Ask anybody who has followed the TCU Basketball program and they'll admit that there hasn't been much to celebrate in... well... awhile. Sure, we've had a few moments. The Frogs jumped out to a historic 13-0 start last season, but the achievement felt somewhat hollow because of the level of competition. For most TCU Basketball fans, their "One Shining Moment" is likely the Frogs' 62-55 upset over the 5th-ranked Kansas Jayhawks in the spring of 2013. Even though that remains the largest upset in college basketball history in terms of RPI, the Frogs would go on to win just one of their next 31 conference games.
In fact, this is a program that hasn't accomplished much of anything over the last decade. TCU has put together consecutive winning seasons just once in the 21st Century, with that feat coming as a member of the lowly Conference-USA. The Frogs haven't participated in the NCAA Tournament since 1998, and the program has seen just one NCAA Tournament win since 1968.
TCU's lack of success as a program made Sunday's inaugural game inside the Ed and Rae Schollmaier Arena even sweeter for Horned Frogs fans.
The upgrades to the facility are evident before you even set foot on to the newly-named Daniel-Meyer Athletic Complex. The facade of the $80 million basketball gym, which perfectly matches the iconic brickwork of each building on the TCU campus, extends in both directions from the Sam Baugh Indoor Practice Facility all the way to Amon G. Carter Stadium.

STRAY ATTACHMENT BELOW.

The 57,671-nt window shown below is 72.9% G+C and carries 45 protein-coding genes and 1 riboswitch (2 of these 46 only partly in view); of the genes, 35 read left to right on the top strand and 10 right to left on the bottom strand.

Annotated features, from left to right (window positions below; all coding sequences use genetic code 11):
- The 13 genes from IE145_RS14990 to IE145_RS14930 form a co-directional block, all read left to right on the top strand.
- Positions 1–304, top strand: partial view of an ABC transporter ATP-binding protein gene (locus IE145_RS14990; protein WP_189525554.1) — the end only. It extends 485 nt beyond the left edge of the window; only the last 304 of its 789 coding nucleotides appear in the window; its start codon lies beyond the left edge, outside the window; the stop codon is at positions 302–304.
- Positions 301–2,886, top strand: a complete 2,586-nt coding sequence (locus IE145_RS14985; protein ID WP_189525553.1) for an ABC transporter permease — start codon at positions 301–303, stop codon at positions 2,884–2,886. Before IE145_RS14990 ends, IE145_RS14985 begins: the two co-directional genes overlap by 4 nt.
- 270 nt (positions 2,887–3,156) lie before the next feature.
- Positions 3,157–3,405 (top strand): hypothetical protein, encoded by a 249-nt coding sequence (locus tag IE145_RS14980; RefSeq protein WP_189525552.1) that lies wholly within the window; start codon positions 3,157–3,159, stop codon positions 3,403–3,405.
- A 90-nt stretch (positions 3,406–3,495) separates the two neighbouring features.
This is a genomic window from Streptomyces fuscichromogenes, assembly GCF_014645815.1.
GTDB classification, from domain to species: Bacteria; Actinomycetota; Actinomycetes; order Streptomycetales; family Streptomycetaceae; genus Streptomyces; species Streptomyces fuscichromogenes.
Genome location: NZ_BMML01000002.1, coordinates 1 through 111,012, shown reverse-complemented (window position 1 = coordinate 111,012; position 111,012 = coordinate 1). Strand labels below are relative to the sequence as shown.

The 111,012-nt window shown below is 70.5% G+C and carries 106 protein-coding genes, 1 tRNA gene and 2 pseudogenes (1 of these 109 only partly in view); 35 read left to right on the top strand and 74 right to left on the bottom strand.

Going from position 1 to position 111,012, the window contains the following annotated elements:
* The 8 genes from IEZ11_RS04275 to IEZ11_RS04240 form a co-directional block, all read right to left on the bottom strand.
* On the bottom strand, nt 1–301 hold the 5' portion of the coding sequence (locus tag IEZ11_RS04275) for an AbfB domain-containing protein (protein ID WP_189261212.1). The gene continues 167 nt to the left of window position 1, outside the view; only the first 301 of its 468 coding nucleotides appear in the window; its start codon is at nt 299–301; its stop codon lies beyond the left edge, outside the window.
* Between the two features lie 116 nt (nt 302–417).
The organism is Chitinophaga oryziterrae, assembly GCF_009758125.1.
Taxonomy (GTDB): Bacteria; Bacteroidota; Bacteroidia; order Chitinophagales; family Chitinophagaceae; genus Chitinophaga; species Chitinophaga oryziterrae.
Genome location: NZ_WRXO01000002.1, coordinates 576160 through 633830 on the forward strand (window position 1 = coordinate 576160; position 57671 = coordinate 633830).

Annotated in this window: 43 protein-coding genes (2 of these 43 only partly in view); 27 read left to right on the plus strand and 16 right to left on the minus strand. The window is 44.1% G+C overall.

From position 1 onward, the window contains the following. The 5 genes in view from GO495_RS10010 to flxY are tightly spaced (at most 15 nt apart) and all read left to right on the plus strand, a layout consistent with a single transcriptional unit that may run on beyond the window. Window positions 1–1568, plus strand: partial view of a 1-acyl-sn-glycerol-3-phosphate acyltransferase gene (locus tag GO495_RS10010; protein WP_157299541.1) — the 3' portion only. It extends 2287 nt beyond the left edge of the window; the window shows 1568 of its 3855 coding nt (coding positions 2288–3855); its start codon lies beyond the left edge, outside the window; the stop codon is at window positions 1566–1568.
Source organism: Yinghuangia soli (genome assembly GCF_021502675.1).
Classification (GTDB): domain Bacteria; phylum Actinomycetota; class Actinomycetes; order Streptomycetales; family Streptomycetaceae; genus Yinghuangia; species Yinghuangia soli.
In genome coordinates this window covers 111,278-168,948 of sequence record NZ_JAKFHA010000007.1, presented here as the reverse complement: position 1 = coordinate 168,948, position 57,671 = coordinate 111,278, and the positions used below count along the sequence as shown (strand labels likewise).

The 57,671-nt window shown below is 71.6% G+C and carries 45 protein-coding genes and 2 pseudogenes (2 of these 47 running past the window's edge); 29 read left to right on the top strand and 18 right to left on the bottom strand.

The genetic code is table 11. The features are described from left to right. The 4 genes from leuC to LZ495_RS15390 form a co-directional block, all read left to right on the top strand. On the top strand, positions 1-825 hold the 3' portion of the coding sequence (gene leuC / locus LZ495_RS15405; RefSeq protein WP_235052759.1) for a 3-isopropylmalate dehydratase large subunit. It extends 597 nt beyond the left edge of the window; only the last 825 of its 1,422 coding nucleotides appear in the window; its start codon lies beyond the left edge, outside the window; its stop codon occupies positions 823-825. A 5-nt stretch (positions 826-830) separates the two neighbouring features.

Upon entering the Arena, fans are immediately met with the Jane & John Justin Hall of Fame, a tribute to just about every achievement in TCU Athletics history. From Davey O' Brien's 1938 Heisman Trophy, to TCU Baseball's 2015 College World Series memorabilia, the Hall of Fame has everything covered. Most notably is a rose covered pedestal featuring the Frogs' 2011 Rose Bowl Champions Trophy, which sits just in front of a wall of trophies recognizing individual and team National Championships across a variety of sports at TCU.
Walk further into the Hall of Fame, and fans will find trophies, plaques, and rings that were once buried deep within the bowels of administrative offices, representing 30 football bowl game appearances and 94 conference championships across six different leagues in 15 different varsity sports. Capped off by the TCU Lettermen's Hall of Fame, recognizing the individual contributions of hundreds of former Frogs, the space is an amazing tribute to more than a century of TCU Athletics.
Around the widened concourse features two full-service food courts complete with everything from Buffalo Bros to Railhead to Chick-fil-A (except, of course, on Sundays), larger and more accessible restrooms, views to the postgame interview room, outdoor football practice facility, and Amon G. Carter Stadium, as well as a seemingly infinite number of television screens so that fans can follow the Frogs from anywhere inside the arena.